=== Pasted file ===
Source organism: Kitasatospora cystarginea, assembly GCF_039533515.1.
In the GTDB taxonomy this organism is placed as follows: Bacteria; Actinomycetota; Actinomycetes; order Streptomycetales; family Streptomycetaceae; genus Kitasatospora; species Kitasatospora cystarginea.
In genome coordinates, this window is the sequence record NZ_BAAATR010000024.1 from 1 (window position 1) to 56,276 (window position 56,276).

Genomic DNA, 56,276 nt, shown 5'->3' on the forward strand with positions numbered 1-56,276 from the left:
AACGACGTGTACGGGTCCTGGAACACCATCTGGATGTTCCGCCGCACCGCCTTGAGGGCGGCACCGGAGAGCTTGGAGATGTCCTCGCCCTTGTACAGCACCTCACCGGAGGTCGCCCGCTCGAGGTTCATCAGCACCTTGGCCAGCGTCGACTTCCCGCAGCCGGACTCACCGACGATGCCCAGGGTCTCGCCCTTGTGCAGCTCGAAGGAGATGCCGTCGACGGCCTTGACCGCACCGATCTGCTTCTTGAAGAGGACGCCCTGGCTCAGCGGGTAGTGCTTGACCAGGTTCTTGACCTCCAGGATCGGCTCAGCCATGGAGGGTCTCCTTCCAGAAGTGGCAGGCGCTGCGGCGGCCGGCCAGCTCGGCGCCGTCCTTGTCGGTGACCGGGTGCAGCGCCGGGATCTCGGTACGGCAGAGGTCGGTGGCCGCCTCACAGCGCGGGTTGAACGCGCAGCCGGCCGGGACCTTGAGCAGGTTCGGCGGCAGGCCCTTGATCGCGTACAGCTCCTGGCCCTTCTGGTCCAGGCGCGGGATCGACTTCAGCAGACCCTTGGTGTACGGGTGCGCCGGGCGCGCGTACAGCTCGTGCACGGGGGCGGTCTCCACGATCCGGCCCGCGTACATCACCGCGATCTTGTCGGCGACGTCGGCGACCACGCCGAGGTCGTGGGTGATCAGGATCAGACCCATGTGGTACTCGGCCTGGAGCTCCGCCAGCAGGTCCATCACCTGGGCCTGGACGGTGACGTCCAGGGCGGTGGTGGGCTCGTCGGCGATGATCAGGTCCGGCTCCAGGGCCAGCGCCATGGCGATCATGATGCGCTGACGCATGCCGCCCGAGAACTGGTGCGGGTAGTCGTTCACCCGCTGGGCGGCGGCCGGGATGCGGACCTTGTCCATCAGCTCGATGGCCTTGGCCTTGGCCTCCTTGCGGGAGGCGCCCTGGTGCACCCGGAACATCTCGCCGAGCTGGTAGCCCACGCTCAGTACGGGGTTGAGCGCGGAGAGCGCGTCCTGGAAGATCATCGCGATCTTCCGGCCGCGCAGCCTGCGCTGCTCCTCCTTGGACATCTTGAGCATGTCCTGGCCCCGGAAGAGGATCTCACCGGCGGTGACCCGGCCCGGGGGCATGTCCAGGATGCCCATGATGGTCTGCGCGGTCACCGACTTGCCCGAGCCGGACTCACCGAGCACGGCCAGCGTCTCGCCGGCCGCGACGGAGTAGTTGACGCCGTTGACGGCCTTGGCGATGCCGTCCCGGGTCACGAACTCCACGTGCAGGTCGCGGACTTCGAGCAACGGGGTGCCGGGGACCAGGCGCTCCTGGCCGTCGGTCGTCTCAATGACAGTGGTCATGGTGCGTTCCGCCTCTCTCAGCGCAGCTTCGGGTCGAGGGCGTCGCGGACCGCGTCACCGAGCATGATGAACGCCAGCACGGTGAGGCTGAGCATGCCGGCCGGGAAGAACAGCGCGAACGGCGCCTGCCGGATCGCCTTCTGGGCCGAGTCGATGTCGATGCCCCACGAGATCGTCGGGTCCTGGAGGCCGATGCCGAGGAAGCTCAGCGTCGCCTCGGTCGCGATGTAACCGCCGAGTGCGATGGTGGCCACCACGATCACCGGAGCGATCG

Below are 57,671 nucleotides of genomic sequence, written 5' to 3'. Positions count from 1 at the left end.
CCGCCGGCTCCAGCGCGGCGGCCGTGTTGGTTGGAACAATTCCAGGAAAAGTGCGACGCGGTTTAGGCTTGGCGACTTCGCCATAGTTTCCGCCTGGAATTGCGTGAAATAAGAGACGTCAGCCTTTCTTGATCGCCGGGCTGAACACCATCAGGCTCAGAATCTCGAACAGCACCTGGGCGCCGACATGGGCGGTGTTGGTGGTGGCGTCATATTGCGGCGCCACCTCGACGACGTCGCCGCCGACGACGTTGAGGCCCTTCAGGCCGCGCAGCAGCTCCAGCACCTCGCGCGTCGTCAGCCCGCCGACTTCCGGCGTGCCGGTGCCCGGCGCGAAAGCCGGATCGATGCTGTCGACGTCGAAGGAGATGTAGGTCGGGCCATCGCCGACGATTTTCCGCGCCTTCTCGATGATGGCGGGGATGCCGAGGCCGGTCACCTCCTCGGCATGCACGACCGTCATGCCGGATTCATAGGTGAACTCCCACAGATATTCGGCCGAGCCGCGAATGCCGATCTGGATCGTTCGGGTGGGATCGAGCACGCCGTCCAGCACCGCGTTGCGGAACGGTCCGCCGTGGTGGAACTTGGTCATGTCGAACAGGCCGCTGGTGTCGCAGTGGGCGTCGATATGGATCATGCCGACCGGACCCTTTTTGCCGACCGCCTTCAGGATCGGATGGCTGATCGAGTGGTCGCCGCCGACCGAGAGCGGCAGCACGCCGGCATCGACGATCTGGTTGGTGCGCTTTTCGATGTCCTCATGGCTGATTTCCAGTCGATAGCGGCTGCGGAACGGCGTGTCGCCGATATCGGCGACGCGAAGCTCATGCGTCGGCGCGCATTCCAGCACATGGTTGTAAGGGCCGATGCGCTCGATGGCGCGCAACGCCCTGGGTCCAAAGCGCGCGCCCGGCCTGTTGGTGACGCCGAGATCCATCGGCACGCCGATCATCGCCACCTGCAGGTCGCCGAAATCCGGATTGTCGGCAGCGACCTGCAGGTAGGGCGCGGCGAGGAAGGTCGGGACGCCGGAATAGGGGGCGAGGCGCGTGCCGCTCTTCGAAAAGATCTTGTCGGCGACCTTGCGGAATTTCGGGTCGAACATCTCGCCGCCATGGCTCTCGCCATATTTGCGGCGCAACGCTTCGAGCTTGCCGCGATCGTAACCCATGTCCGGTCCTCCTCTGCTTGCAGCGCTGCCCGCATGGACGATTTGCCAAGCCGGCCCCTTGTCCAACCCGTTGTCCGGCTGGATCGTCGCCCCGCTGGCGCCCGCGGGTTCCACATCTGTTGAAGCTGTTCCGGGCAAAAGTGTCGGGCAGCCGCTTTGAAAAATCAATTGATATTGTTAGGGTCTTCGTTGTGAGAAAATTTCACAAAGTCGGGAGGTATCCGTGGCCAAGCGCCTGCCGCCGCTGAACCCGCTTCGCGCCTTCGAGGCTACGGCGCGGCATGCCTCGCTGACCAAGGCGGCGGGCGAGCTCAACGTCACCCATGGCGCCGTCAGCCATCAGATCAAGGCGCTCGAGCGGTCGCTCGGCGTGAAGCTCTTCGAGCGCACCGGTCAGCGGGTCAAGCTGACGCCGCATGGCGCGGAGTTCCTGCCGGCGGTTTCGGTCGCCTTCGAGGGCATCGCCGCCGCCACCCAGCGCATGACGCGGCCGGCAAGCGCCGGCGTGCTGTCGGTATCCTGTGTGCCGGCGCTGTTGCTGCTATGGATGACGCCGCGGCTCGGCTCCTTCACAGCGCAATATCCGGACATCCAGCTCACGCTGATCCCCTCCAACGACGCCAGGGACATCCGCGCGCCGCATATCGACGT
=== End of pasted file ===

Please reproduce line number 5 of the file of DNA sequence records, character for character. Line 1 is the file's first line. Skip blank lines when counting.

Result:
AACGACGTGTACGGGTCCTGGAACACCATCTGGATGTTCCGCCGCACCGCCTTGAGGGCGGCACCGGAGAGCTTGGAGATGTCCTCGCCCTTGTACAGCACCTCACCGGAGGTCGCCCGCTCGAGGTTCATCAGCACCTTGGCCAGCGTCGACTTCCCGCAGCCGGACTCACCGACGATGCCCAGGGTCTCGCCCTTGTGCAGCTCGAAGGAGATGCCGTCGACGGCCTTGACCGCACCGATCTGCTTCTTGAAGAGGACGCCCTGGCTCAGCGGGTAGTGCTTGACCAGGTTCTTGACCTCCAGGATCGGCTCAGCCATGGAGGGTCTCCTTCCAGAAGTGGCAGGCGCTGCGGCGGCCGGCCAGCTCGGCGCCGTCCTTGTCGGTGACCGGGTGCAGCGCCGGGATCTCGGTACGGCAGAGGTCGGTGGCCGCCTCACAGCGCGGGTTGAACGCGCAGCCGGCCGGGACCTTGAGCAGGTTCGGCGGCAGGCCCTTGATCGCGTACAGCTCCTGGCCCTTCTGGTCCAGGCGCGGGATCGACTTCAGCAGACCCTTGGTGTACGGGTGCGCCGGGCGCGCGTACAGCTCGTGCACGGGGGCGGTCTCCACGATCCGGCCCGCGTACATCACCGCGATCTTGTCGGCGACGTCGGCGACCACGCCGAGGTCGTGGGTGATCAGGATCAGACCCATGTGGTACTCGGCCTGGAGCTCCGCCAGCAGGTCCATCACCTGGGCCTGGACGGTGACGTCCAGGGCGGTGGTGGGCTCGTCGGCGATGATCAGGTCCGGCTCCAGGGCCAGCGCCATGGCGATCATGATGCGCTGACGCATGCCGCCCGAGAACTGGTGCGGGTAGTCGTTCACCCGCTGGGCGGCGGCCGGGATGCGGACCTTGTCCATCAGCTCGATGGCCTTGGCCTTGGCCTCCTTGCGGGAGGCGCCCTGGTGCACCCGGAACATCTCGCCGAGCTGGTAGCCCACGCTCAGTACGGGGTTGAGCGCGGAGAGCGCGTCCTGGAAGATCATCGCGATCTTCCGGCCGCGCAGCCTGCGCTGCTCCTCCTTGGACATCTTGAGCATGTCCTGGCCCCGGAAGAGGATCTCACCGGCGGTGACCCGGCCCGGGGGCATGTCCAGGATGCCCATGATGGTCTGCGCGGTCACCGACTTGCCCGAGCCGGACTCACCGAGCACGGCCAGCGTCTCGCCGGCCGCGACGGAGTAGTTGACGCCGTTGACGGCCTTGGCGATGCCGTCCCGGGTCACGAACTCCACGTGCAGGTCGCGGACTTCGAGCAACGGGGTGCCGGGGACCAGGCGCTCCTGGCCGTCGGTCGTCTCAATGACAGTGGTCATGGTGCGTTCCGCCTCTCTCAGCGCAGCTTCGGGTCGAGGGCGTCGCGGACCGCGTCACCGAGCATGATGAACGCCAGCACGGTGAGGCTGAGCATGCCGGCCGGGAAGAACAGCGCGAACGGCGCCTGCCGGATCGCCTTCTGGGCCGAGTCGATGTCGATGCCCCACGAGATCGTCGGGTCCTGGAGGCCGATGCCGAGGAAGCTCAGCGTCGCCTCGGTCGCGATGTAACCGCCGAGTGCGATGGTGGCCACCACGATCACCGGAGCGATCG